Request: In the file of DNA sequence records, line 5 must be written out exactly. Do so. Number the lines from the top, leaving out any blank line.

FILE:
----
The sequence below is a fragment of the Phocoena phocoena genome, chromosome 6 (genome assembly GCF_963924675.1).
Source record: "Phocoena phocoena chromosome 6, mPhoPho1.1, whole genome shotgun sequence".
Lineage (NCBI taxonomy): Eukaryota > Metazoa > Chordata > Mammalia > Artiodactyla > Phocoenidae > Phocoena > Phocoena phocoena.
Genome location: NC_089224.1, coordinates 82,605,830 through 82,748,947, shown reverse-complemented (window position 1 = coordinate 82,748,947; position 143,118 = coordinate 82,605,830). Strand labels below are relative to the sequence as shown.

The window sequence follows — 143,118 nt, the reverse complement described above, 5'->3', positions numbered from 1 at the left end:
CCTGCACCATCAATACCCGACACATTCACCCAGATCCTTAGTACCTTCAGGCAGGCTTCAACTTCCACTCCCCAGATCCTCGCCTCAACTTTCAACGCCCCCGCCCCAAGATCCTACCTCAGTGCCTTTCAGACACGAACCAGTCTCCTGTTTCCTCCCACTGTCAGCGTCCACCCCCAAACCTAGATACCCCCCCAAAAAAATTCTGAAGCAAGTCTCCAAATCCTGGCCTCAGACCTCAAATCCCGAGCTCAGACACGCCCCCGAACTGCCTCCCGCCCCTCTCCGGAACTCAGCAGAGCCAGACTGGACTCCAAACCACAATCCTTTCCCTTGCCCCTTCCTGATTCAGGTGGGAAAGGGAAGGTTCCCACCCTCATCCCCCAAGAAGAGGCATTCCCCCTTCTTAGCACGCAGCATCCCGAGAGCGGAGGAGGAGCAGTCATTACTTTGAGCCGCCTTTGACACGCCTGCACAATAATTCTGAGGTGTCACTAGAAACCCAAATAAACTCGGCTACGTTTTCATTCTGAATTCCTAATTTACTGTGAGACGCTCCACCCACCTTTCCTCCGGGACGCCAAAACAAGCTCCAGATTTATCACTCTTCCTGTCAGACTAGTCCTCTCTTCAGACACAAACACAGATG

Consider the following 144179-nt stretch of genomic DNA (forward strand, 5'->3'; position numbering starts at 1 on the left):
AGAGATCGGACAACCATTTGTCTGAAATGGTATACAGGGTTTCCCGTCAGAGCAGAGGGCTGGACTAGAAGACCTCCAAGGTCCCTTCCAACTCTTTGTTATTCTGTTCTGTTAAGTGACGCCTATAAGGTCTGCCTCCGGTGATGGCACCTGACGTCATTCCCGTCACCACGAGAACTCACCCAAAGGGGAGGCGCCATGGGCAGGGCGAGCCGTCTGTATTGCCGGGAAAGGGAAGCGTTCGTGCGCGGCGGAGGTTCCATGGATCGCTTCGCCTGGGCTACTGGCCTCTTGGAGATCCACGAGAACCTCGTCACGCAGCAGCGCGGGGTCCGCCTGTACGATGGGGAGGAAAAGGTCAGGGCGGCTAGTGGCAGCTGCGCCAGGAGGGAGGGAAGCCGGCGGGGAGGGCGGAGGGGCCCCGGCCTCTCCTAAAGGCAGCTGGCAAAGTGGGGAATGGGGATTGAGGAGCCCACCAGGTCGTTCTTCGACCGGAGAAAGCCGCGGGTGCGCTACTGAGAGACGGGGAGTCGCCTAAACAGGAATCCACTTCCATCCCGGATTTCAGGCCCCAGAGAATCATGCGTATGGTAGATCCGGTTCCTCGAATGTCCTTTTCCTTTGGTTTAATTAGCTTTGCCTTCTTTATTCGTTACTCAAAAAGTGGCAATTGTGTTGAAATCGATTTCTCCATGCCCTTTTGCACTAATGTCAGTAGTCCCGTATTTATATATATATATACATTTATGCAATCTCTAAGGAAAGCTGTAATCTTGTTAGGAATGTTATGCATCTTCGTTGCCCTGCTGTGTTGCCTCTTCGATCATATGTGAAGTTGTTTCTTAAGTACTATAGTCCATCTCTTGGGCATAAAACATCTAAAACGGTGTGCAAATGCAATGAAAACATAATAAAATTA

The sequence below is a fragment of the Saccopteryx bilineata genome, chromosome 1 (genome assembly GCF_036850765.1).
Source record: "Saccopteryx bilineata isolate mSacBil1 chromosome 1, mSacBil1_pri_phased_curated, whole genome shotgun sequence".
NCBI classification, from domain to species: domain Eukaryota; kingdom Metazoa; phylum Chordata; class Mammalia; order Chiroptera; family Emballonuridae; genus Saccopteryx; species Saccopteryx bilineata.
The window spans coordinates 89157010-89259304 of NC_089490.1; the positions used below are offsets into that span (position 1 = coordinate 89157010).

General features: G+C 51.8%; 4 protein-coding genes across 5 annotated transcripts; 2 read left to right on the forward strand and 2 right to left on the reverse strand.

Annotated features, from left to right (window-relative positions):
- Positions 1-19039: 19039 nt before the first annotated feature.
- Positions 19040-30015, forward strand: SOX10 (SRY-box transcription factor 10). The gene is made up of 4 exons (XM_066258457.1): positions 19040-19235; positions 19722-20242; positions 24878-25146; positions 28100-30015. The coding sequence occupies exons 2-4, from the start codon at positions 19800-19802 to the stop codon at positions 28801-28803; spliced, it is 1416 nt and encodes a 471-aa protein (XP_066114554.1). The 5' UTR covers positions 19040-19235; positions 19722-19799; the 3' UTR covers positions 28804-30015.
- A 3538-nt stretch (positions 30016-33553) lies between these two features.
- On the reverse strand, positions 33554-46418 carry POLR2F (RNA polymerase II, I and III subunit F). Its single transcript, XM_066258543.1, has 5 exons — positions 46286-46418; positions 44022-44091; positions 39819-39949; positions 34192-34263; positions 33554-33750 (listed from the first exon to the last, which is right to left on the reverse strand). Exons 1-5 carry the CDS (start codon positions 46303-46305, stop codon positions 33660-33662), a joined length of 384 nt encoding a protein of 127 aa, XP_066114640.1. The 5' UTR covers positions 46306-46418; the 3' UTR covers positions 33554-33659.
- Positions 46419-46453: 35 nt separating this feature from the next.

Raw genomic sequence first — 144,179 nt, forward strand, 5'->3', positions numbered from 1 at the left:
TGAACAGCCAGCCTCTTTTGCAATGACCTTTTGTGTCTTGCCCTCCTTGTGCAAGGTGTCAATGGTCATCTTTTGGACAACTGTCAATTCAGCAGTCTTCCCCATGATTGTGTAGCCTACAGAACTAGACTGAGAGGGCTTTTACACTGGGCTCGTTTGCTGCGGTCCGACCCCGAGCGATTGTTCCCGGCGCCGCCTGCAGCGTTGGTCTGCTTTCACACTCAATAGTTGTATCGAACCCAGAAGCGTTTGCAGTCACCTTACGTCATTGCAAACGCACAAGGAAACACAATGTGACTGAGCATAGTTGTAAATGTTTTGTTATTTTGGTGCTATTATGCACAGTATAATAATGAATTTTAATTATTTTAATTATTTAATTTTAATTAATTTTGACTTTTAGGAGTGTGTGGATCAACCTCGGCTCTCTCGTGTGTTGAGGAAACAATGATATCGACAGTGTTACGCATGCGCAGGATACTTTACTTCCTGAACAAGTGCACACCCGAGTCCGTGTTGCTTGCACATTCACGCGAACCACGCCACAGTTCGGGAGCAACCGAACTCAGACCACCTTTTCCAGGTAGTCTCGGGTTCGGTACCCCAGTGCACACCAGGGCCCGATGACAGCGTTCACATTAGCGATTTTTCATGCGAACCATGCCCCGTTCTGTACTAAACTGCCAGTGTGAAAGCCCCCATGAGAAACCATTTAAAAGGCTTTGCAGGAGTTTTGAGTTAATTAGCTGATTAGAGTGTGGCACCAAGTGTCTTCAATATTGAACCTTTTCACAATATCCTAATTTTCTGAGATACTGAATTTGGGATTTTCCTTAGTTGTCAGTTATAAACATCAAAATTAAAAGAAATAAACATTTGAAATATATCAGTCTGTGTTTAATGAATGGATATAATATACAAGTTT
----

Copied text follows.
The window sequence follows — 143,118 nt, the reverse complement described above, 5'->3', positions numbered from 1 at the left end: